Posts Tagged ‘Naoto Kan’

Notes From Underground: The Land of the Rising Sun needs to Raise More Sons

January 27, 2011

The most significant financial news today was the downgrade of Japanese debt by the ever “prescient” S&P group. It seems that after all these years of government spending and the huge negative impact of deflation on government revenues, the rating agency finally found the fortitude to tall investors that Japanese debt is in need of rebalancing. The markets sold the YEN on the news but the JGBs barely moved and the Nikkei actually rallied a touch, although it is down more than one percent tonight. It must be remembered that the Japanese Debt is 97 percent held by domestic investors so the international impact is not immediately felt like in the Greek and Irish situation.

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Notes From Underground: Kan faces a big test within the DPJ–can he remain prime minister?

July 11, 2010

The biggest story from the weekend was the release of the Chinese trade numbers and surprisingly the export component rose 44 percent year-over-year, while the imports slowed resulting in an increase in the trade surplus.We know that this will not play well in Washington and will provide fresh fodder for the protectionist drumbeat that is looking for more participants to march along.

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Notes From Underground: The Importance of Private Equity Stocks

January 6, 2010

The odor of beggar thy neighbor was wafting through the global financial system as the biggest industry group in Norway voiced its concern regarding the appreciating KRONE. Shipbuilders and other industrial groups are complaining that high oil prices and an aggressive central bank are creating powerful headwinds to the nascent recovery. The Norwegian currency typically rallies as oil prices rise, but the Norge Bank’s efforts to get ahead of possible inflation is proving to be a double whammy in the world of soft global monetary policies. This problem will move to the fore as the flow of hot money continues to seek a better return than 10 basis points on U.S. T-bills and many other short-dated bank notes.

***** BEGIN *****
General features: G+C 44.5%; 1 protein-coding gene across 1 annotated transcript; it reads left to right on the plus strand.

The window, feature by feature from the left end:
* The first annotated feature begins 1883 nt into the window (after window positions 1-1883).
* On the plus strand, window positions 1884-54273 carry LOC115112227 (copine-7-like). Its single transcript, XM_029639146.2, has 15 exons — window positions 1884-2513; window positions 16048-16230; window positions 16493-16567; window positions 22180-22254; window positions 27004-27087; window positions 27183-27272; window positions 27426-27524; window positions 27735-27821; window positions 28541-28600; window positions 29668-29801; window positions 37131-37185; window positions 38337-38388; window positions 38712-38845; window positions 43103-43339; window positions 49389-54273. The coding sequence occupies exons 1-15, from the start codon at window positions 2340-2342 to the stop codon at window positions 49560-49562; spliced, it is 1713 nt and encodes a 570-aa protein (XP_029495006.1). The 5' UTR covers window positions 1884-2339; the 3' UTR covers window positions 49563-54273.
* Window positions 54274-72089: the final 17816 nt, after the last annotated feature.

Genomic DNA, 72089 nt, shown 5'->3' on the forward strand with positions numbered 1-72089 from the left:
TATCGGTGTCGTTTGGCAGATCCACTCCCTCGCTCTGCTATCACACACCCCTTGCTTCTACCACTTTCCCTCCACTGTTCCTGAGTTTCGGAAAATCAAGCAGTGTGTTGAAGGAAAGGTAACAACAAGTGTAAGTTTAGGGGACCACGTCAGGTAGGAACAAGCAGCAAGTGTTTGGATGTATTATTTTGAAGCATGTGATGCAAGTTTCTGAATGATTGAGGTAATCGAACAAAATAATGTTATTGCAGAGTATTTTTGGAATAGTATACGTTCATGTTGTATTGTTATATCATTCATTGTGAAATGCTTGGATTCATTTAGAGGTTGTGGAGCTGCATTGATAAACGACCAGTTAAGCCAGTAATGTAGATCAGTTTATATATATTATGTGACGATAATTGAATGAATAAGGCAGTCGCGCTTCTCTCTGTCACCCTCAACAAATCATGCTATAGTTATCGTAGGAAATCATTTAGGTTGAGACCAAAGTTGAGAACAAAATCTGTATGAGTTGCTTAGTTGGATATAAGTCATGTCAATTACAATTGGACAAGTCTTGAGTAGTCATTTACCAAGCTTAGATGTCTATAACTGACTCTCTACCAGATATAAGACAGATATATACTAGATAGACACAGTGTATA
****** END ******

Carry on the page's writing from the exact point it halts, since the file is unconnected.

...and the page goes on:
The China story took an interesting turn today as one of the top Chinese think tanks proposed that the YUAN be revalued by 10%. The Chinese Academy of Social Sciences (CASS), and one of its top researchers, Zhang Bin, advised in a published article in a non-official periodical that the YUAN reval should be imposed with a 3% annual cap going forward. Zhang said this is “a good strategy to protect China from the impact of short-term capital inflows.” Mr.Zhang added, “Now is a very good time. Foreign pressure will intensify this year and China should take an active strategy.” There was no official response, but this runs contrary to the public posturing of Premier Wen Jiabao’s view that China will not be pressured. This seems to be a proactive response to Bini Smaghi’s piece in yesterday’s Financial Times. Several Chinese researchers believe that a 10% move at this juncture will not be detrimental to exports and will be seen in a positive light. What will the beneficial tradeoff be for the Chinese? Goodwill and maybe the ability to pursue a global investment strategy unimpeded by false strategic concerns. Some clear-headed policymakers will need to prevent the tit-for-tat tariffs that are currently being enacted. A trade war will bring the fragile global economy to its knees, thus a small voice has been loudly heard today.